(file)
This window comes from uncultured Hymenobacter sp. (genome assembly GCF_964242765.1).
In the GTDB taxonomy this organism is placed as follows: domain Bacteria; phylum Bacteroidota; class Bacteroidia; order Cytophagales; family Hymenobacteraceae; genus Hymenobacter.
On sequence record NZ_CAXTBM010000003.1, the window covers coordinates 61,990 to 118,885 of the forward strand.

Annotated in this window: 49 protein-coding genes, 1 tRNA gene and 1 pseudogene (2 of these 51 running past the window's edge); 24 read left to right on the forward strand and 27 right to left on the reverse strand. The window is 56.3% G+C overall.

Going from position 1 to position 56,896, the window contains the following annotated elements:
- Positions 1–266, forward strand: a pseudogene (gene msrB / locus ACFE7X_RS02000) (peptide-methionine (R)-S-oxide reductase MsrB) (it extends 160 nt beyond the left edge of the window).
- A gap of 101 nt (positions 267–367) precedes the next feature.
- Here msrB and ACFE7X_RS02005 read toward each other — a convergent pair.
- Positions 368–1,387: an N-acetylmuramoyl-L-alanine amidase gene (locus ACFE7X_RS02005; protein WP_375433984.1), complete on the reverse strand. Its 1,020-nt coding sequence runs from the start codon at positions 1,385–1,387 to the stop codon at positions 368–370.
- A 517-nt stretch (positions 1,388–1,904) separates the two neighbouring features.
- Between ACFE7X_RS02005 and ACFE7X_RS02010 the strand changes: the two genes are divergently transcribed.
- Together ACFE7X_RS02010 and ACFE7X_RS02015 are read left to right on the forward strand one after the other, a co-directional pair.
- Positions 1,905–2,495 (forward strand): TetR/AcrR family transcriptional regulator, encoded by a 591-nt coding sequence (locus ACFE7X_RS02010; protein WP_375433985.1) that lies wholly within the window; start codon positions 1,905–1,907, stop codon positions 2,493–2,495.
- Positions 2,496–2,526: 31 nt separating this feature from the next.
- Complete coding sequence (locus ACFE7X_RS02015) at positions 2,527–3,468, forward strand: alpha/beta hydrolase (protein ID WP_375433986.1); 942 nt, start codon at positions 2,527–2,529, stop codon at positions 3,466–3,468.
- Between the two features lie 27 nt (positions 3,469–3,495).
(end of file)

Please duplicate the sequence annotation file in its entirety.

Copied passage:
This window comes from uncultured Hymenobacter sp. (genome assembly GCF_964242765.1).
In the GTDB taxonomy this organism is placed as follows: domain Bacteria; phylum Bacteroidota; class Bacteroidia; order Cytophagales; family Hymenobacteraceae; genus Hymenobacter.
On sequence record NZ_CAXTBM010000003.1, the window covers coordinates 61,990 to 118,885 of the forward strand.

Annotated in this window: 49 protein-coding genes, 1 tRNA gene and 1 pseudogene (2 of these 51 running past the window's edge); 24 read left to right on the forward strand and 27 right to left on the reverse strand. The window is 56.3% G+C overall.

Going from position 1 to position 56,896, the window contains the following annotated elements:
- Positions 1–266, forward strand: a pseudogene (gene msrB / locus ACFE7X_RS02000) (peptide-methionine (R)-S-oxide reductase MsrB) (it extends 160 nt beyond the left edge of the window).
- A gap of 101 nt (positions 267–367) precedes the next feature.
- Here msrB and ACFE7X_RS02005 read toward each other — a convergent pair.
- Positions 368–1,387: an N-acetylmuramoyl-L-alanine amidase gene (locus ACFE7X_RS02005; protein WP_375433984.1), complete on the reverse strand. Its 1,020-nt coding sequence runs from the start codon at positions 1,385–1,387 to the stop codon at positions 368–370.
- A 517-nt stretch (positions 1,388–1,904) separates the two neighbouring features.
- Between ACFE7X_RS02005 and ACFE7X_RS02010 the strand changes: the two genes are divergently transcribed.
- Together ACFE7X_RS02010 and ACFE7X_RS02015 are read left to right on the forward strand one after the other, a co-directional pair.
- Positions 1,905–2,495 (forward strand): TetR/AcrR family transcriptional regulator, encoded by a 591-nt coding sequence (locus ACFE7X_RS02010; protein WP_375433985.1) that lies wholly within the window; start codon positions 1,905–1,907, stop codon positions 2,493–2,495.
- Positions 2,496–2,526: 31 nt separating this feature from the next.
- Complete coding sequence (locus ACFE7X_RS02015) at positions 2,527–3,468, forward strand: alpha/beta hydrolase (protein ID WP_375433986.1); 942 nt, start codon at positions 2,527–2,529, stop codon at positions 3,466–3,468.
- Between the two features lie 27 nt (positions 3,469–3,495).